Disease in vaccinated populations
|Vaccines are more effective than almost any other medicine we use on a daily basis. Most people will be protected by most of the vaccines they receive, and some vaccines in the routine UK schedule are almost 100% effective against some diseases. For example, after two doses of MMR vaccine up to 99% of individuals will be protected from catching measles. However, there will always be a small number of people who fail to make an immune response to a particular vaccine. If their body has not made an immune response, then those people remain vulnerable to the disease.
|Most vaccines offer good protection for many years. For some vaccines it is necessary to give repeated doses of vaccines or booster doses to provide continued protection. But vaccines do not usually provide protection ‘for ever’. Levels of protection may naturally decrease over time, or may be reduced because of medical conditions, medications or ageing, when the immune system may work less well.
|The aim of vaccine programmes is to protect different groups in the population through the times that they are most at risk from particular diseases. Babies are particularly vulnerable to infectious diseases, so most countries begin their vaccine programmes in young babies. Some vaccines are targeted at other groups who are at higher risk from particular diseases: teenagers have a higher risk of developing meningococcal disease; people aged over 70 are at greater risk from shingles and its complications; pregnant women are more at risk from flu.
|For vaccines to work, the strain of bacteria or virus in the vaccine needs to be the same as the strain that causes disease in the population (or very similar to it). Some viruses and bacteria change and evolve over time, and this can have an impact on how effective vaccines are. For example, the flu virus can change very rapidly, meaning that last year’s flu vaccine is unlikely to protect you from the virus strains that are circulating this year. In contrast, the measles virus hardly changes from year to year, and so the measles vaccine that forms part of the MMR is as likely to protect you today as it was ten years ago. Some bacteria that cause disease come in many different types (such as pneumococcal bacteria or meningococcal bacteria). Vaccines are developed to protect against the main types that cause disease, and different vaccines may be needed for different types. However, sometimes new strains appear, or less common strains start to cause more disease. This can also have an impact on vaccine effectiveness.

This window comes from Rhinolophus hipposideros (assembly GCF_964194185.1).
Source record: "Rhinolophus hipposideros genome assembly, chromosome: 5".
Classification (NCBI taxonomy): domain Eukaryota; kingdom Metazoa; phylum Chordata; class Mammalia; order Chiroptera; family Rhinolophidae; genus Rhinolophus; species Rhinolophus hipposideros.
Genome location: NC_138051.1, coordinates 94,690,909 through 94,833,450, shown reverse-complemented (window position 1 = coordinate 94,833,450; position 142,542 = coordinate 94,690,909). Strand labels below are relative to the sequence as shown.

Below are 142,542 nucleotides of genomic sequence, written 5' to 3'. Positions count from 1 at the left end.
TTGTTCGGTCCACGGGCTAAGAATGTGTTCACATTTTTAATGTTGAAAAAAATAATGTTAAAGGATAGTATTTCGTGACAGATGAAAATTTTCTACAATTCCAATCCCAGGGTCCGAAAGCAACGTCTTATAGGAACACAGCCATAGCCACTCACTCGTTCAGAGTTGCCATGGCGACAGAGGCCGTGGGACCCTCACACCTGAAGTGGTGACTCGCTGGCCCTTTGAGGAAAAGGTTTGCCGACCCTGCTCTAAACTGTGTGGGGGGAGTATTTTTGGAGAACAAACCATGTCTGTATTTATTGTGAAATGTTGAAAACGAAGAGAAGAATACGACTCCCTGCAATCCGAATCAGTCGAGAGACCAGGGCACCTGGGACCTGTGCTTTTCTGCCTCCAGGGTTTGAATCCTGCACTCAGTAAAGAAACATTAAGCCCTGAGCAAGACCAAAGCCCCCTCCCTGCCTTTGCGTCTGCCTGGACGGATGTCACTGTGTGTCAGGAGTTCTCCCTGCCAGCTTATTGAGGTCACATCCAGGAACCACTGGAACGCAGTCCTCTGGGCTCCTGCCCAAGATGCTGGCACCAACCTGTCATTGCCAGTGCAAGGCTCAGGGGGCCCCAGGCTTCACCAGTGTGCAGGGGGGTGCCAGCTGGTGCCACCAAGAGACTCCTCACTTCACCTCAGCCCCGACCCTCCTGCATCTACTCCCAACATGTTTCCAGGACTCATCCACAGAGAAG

|Many infectious diseases move through populations by infecting people who are not immune to the disease and then spreading onwards. When a high percentage of the population is vaccinated, it is difficult for infectious diseases to spread because there are not many people who can be infected. This makes it harder for the disease to keep passing from person to person. Vaccination programmes aim to protect individuals against disease and also prevent the onward spread of disease within the population as a whole. This way of controlling disease is called herd immunity. However, herd immunity depends on high vaccination levels, and cannot protect every individual. See the Herd Immunity page for more detail.